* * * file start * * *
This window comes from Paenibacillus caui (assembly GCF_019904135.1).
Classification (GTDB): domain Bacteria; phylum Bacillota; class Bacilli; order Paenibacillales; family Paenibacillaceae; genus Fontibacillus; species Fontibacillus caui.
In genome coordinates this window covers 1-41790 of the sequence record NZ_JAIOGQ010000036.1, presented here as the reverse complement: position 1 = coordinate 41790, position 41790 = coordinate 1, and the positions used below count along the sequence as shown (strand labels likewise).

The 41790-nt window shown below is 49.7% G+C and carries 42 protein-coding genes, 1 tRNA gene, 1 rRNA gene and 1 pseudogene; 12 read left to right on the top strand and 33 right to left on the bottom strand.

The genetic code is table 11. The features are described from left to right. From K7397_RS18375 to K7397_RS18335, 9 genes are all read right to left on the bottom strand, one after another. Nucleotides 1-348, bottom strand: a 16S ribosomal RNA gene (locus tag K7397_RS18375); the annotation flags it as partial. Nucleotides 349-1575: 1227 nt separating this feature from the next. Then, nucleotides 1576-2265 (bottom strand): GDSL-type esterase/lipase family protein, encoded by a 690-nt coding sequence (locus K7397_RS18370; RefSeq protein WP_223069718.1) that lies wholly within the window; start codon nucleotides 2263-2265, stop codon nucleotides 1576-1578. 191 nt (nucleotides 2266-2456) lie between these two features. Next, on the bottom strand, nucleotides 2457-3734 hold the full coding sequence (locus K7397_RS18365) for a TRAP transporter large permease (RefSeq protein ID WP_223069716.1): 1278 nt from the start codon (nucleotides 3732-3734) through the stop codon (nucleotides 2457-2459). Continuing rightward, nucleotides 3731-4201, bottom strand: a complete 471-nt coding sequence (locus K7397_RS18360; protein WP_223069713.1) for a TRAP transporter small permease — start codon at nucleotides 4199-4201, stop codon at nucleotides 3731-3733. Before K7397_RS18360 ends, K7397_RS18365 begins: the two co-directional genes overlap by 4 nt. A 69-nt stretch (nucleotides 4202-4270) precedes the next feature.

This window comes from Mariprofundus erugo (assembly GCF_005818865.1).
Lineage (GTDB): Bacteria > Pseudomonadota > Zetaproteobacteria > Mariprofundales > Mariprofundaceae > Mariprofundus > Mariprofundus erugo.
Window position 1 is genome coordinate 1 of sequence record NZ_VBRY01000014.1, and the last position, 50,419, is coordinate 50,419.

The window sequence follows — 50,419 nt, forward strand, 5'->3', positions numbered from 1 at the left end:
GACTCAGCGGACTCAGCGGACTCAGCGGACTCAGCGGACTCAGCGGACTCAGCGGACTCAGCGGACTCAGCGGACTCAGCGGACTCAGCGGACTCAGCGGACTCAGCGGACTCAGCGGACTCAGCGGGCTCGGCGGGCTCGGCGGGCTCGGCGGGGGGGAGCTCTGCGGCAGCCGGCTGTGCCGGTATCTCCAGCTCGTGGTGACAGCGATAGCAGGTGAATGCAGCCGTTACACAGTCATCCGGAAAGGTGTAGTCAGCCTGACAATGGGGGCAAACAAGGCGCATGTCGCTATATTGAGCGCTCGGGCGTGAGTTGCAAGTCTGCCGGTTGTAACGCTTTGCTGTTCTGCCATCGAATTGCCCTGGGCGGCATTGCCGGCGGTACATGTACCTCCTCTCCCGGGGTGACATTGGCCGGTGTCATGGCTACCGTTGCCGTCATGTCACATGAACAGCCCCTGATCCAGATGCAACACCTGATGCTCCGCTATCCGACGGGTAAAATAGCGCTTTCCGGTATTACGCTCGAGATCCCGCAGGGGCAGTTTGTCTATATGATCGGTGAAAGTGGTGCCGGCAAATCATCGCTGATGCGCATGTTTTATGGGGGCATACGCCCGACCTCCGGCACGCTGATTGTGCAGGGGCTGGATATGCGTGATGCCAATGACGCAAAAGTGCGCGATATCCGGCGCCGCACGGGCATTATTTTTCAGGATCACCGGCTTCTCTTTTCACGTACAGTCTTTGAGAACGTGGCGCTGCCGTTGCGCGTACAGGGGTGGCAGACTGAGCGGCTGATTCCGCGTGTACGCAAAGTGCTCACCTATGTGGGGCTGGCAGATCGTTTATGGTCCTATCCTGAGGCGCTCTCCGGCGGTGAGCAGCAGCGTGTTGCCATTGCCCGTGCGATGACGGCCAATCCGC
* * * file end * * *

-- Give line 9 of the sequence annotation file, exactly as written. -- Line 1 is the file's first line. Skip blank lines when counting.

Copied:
The window sequence follows — 50,419 nt, forward strand, 5'->3', positions numbered from 1 at the left end: